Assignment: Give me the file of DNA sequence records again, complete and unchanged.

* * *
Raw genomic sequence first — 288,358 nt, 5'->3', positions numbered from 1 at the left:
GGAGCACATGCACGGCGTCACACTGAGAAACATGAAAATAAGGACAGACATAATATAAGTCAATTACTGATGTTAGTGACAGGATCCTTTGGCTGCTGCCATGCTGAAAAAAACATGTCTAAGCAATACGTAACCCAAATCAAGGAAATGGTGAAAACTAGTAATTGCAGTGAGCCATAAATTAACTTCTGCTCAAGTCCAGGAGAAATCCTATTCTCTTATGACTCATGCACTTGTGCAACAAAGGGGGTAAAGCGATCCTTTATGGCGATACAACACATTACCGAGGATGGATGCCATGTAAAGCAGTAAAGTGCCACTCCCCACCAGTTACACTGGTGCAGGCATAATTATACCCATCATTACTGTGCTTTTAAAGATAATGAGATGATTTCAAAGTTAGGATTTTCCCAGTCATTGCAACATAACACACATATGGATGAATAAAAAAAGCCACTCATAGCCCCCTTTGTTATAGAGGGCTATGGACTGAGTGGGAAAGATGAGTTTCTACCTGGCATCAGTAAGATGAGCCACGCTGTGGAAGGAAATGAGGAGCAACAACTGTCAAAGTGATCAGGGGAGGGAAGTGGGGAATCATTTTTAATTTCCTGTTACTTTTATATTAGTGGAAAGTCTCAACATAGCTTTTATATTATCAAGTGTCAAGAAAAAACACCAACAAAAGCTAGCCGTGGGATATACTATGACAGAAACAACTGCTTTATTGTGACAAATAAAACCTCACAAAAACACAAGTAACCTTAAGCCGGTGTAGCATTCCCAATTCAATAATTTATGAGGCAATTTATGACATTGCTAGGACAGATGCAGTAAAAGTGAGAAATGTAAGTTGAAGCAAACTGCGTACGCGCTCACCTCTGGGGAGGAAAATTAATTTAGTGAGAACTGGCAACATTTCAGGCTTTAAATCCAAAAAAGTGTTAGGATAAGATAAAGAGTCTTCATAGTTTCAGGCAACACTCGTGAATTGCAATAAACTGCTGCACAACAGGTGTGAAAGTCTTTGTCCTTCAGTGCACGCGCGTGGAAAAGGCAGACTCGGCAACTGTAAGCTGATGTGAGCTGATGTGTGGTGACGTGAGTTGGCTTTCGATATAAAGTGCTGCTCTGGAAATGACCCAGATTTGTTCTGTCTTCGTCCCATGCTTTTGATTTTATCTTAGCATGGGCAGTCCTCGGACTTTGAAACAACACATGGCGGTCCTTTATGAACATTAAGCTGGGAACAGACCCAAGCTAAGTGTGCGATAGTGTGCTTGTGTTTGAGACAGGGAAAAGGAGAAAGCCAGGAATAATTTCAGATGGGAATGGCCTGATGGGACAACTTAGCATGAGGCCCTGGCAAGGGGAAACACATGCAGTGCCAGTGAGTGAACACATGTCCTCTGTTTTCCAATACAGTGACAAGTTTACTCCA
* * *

Raw genomic sequence first — 288,358 nt, 5'->3', positions numbered from 1 at the left:
GGAGCACATGCACGGCGTCACACTGAGAAACATGAAAATAAGGACAGACATAATATAAGTCAATTACTGATGTTAGTGACAGGATCCTTTGGCTGCTGCCATGCTGAAAAAAACATGTCTAAGCAATACGTAACCCAAATCAAGGAAATGGTGAAAACTAGTAATTGCAGTGAGCCATAAATTAACTTCTGCTCAAGTCCAGGAGAAATCCTATTCTCTTATGACTCATGCACTTGTGCAACAAAGGGGGTAAAGCGATCCTTTATGGCGATACAACACATTACCGAGGATGGATGCCATGTAAAGCAGTAAAGTGCCACTCCCCACCAGTTACACTGGTGCAGGCATAATTATACCCATCATTACTGTGCTTTTAAAGATAATGAGATGATTTCAAAGTTAGGATTTTCCCAGTCATTGCAACATAACACACATATGGATGAATAAAAAAAGCCACTCATAGCCCCCTTTGTTATAGAGGGCTATGGACTGAGTGGGAAAGATGAGTTTCTACCTGGCATCAGTAAGATGAGCCACGCTGTGGAAGGAAATGAGGAGCAACAACTGTCAAAGTGATCAGGGGAGGGAAGTGGGGAATCATTTTTAATTTCCTGTTACTTTTATATTAGTGGAAAGTCTCAACATAGCTTTTATATTATCAAGTGTCAAGAAAAAACACCAACAAAAGCTAGCCGTGGGATATACTATGACAGAAACAACTGCTTTATTGTGACAAATAAAACCTCACAAAAACACAAGTAACCTTAAGCCGGTGTAGCATTCCCAATTCAATAATTTATGAGGCAATTTATGACATTGCTAGGACAGATGCAGTAAAAGTGAGAAATGTAAGTTGAAGCAAACTGCGTACGCGCTCACCTCTGGGGAGGAAAATTAATTTAGTGAGAACTGGCAACATTTCAGGCTTTAAATCCAAAAAAGTGTTAGGATAAGATAAAGAGTCTTCATAGTTTCAGGCAACACTCGTGAATTGCAATAAACTGCTGCACAACAGGTGTGAAAGTCTTTGTCCTTCAGTGCACGCGCGTGGAAAAGGCAGACTCGGCAACTGTAAGCTGATGTGAGCTGATGTGTGGTGACGTGAGTTGGCTTTCGATATAAAGTGCTGCTCTGGAAATGACCCAGATTTGTTCTGTCTTCGTCCCATGCTTTTGATTTTATCTTAGCATGGGCAGTCCTCGGACTTTGAAACAACACATGGCGGTCCTTTATGAACATTAAGCTGGGAACAGACCCAAGCTAAGTGTGCGATAGTGTGCTTGTGTTTGAGACAGGGAAAAGGAGAAAGCCAGGAATAATTTCAGATGGGAATGGCCTGATGGGACAACTTAGCATGAGGCCCTGGCAAGGGGAAACACATGCAGTGCCAGTGAGTGAACACATGTCCTCTGTTTTCCAATACAGTGACAAGTTTACTCCA